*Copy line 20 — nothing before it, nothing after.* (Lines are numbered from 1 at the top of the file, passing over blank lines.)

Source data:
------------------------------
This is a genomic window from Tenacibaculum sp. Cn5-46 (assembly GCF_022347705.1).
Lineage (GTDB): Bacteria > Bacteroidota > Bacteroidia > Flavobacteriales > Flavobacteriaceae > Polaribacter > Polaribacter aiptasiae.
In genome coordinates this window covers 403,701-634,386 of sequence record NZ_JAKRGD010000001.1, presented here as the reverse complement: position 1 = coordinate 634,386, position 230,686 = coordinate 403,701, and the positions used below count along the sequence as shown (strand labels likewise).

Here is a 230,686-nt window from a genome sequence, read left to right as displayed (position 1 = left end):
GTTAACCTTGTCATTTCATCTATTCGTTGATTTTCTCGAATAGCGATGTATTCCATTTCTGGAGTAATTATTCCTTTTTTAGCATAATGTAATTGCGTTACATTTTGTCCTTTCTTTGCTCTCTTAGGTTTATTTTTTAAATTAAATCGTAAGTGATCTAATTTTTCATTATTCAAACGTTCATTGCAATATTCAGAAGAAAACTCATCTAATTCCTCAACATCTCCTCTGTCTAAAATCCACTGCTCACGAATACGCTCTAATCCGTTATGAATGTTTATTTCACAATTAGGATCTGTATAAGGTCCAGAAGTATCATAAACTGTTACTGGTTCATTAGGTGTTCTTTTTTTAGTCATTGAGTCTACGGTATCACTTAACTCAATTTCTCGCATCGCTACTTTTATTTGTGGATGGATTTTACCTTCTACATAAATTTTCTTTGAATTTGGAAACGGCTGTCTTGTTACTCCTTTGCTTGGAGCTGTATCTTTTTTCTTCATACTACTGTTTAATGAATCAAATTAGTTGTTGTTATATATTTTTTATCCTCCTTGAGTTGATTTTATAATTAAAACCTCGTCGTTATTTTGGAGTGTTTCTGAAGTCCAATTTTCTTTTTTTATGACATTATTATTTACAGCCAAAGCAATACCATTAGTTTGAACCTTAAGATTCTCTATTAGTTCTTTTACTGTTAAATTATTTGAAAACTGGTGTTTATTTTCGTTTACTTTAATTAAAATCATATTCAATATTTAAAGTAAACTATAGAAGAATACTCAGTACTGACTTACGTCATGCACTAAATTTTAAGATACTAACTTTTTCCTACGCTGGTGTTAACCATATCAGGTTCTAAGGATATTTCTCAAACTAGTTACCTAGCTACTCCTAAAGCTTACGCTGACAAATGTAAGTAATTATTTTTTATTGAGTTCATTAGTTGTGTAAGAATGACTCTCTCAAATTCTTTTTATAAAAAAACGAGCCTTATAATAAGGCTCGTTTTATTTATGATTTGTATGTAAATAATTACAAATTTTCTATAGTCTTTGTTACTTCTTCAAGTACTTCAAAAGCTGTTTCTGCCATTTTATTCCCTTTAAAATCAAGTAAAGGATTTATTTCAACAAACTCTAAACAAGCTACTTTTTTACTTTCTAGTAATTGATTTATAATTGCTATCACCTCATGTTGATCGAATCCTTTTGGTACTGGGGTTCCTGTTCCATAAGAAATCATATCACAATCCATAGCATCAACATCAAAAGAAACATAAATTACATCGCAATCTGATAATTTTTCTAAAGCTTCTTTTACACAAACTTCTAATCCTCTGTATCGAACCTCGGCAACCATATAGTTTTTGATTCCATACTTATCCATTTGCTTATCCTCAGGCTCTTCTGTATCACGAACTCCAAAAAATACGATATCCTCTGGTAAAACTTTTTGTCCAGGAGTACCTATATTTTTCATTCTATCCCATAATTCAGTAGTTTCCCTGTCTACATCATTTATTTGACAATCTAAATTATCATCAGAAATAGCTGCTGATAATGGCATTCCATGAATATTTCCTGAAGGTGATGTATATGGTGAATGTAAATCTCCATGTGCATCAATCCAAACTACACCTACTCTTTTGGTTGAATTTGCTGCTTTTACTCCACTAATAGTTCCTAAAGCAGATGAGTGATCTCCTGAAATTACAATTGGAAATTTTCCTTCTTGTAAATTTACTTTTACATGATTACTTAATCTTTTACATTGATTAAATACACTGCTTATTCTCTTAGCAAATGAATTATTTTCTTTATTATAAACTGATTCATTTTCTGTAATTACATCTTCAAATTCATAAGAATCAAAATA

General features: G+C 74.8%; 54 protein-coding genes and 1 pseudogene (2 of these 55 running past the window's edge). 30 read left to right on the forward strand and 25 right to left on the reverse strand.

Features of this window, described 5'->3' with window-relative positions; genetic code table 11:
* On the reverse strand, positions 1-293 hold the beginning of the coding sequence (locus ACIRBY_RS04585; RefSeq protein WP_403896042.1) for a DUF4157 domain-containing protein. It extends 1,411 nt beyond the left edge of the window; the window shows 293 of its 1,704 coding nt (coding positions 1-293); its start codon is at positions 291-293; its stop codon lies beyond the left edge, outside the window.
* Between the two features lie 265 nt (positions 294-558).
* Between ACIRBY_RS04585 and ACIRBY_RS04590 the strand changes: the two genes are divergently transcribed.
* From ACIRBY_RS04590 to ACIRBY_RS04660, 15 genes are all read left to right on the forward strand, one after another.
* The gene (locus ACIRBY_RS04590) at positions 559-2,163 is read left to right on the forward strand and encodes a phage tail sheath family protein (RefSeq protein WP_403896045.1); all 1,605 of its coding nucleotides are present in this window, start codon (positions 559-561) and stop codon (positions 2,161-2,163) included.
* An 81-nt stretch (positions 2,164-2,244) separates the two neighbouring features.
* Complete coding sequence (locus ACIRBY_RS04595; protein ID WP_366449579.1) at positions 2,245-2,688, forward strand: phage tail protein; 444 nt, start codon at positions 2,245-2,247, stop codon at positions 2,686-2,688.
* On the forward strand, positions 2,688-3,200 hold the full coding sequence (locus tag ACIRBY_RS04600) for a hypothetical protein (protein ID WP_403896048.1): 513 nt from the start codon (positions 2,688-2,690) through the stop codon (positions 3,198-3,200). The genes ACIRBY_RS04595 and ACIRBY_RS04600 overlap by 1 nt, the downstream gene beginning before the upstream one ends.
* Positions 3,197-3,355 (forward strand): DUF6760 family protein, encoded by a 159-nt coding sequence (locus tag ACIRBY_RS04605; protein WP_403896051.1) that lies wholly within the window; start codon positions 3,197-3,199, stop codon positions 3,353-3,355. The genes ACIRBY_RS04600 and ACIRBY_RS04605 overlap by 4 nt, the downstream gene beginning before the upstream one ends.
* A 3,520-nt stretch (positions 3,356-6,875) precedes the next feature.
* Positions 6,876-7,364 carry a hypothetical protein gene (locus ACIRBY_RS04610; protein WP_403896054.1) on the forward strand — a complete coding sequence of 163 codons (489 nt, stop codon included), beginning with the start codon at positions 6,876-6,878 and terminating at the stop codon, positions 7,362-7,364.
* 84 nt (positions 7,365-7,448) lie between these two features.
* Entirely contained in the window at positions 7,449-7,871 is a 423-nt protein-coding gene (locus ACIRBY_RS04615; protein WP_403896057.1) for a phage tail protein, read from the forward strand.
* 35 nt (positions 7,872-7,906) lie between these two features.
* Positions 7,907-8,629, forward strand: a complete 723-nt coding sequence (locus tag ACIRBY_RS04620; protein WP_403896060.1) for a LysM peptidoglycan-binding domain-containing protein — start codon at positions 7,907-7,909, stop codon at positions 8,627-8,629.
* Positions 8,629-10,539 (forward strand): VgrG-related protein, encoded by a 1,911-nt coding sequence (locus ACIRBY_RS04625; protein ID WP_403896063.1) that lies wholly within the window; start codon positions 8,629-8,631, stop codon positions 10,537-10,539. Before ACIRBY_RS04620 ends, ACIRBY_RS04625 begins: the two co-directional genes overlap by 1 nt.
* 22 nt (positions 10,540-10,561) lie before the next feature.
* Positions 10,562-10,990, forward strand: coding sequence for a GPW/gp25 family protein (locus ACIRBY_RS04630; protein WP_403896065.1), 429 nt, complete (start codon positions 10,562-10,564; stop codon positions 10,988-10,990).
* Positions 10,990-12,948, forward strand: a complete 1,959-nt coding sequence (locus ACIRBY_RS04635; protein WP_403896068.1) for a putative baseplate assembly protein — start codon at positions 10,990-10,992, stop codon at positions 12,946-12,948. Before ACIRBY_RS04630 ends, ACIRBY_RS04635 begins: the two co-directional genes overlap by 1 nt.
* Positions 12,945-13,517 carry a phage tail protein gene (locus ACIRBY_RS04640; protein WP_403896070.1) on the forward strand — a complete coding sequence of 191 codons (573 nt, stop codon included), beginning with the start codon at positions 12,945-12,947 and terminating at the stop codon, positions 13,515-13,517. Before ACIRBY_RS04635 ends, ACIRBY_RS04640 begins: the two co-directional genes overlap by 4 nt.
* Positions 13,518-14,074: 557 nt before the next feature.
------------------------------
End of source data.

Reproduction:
* Entirely contained in the window at positions 7,449-7,871 is a 423-nt protein-coding gene (locus ACIRBY_RS04615; protein WP_403896057.1) for a phage tail protein, read from the forward strand.